Ricki C. - Nick Lowe's production credo for Elvis Costello & the Attractions' 1978 masterpiece album This Year's Model was "Bash it down and we'll tart it up later."  From all accounts - confirmed by Colin's explanation above - that pretty much sums up the Brick & Mortar prod-style.  In my rankings of Watershed albums I have Brick & Mortar second after The More It Hurts.  (Yeah, yeah, yeah, I know The Fifth Of July is great, but I think the songwriting on Brick just beats it out.)  (And on the Ricki C. rock & roll planet, songwriting ALWAYS wins out over production.  I'm a pretty firm believer in the proverb, "They shoulda released the demos.")

But I digress.......I love everything about "Manifesto."  (I heartily believe Joe Peppercorn would disagree with me on this point.)  I love the lyrics, I love the riff, I love that the song is serious AND fun, simultaneously.  ("Serious fun" is pretty much my definition of rock & roll.)  I love the line, "Underground Garage won't play this song because our name is lame / What else do you expect when you start in seventh grade?" because it's right on the money; if Watershed was called The Riptides or The Parachutes, Little Steven & Company would be all over 'em.

Most of I love that the chorus progresses from "This is what I like to do" to "This is what I wanna do" to, crucially, "This is what I HAVE to do."  Watershed aren't fly-by-night/listen-to-what-we-wrote-on-our laptops/in-ear-monitor/johnny-come-lately assholes, they are True Believers in the rock & roll, and I'm proud to haul their amps.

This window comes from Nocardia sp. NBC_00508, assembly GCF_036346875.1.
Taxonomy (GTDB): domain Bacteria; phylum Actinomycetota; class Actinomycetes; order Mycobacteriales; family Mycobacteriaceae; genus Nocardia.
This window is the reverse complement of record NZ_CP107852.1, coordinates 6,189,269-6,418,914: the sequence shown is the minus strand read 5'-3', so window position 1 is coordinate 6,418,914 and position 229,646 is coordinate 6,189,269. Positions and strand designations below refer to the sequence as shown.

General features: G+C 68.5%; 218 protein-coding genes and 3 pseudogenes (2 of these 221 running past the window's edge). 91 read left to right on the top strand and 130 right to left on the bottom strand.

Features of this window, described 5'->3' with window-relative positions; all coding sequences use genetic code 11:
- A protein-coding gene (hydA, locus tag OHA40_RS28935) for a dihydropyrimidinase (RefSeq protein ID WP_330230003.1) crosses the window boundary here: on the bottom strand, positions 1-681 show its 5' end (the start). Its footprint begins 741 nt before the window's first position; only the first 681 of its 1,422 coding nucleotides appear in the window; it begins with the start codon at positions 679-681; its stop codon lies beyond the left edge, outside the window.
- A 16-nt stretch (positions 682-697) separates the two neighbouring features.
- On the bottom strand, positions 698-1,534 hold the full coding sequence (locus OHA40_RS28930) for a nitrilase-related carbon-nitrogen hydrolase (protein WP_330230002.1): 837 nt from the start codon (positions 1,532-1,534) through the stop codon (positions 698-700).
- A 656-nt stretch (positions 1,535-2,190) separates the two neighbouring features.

Joe O. - "All the politicians together couldn't form one band, but if they did, I'd have to guess they'd sound a lot like Styx" is such a good line it makes me want to break stuff. In Minneapolis last weekend, Colin and I decided that if all the Wall Street investment bankers decided to form a band, it would sound like Bon Jovi. Also: When Colin pronounces the word "poli-tish-ee-ans," he's borrowing that from Ray Davies in the Kinks' song "Apeman." 

Did you know the extremely  talented Milan Karcic made a video made a video for "Manifesto"? 



The Fifth of July (10): Another gem from what may be the band’s best studio release.

Ricki C. - I would concur with Mr. Jezierny that this tune is a gem, and possibly Tim Patalan's production high-water mark with Watershed, but - as stated above - I still think The More It Hurts is their best studio release.  (Taking it one step further, I think The More It Hurts is the best album release ever out of Columbus, Ohio.  Second would The Whiles Colors Of The Year in 2004.  Third would be The Godz first album, back in the 1970's.)  (Yeah, I said that, and I put it in writing.)  (The best record ever out of Columbus SHOULD have been a Romantic Noise album - Willie Phoenix's all-time best band, back in 1978 - but that particular slice of wax never got recorded.)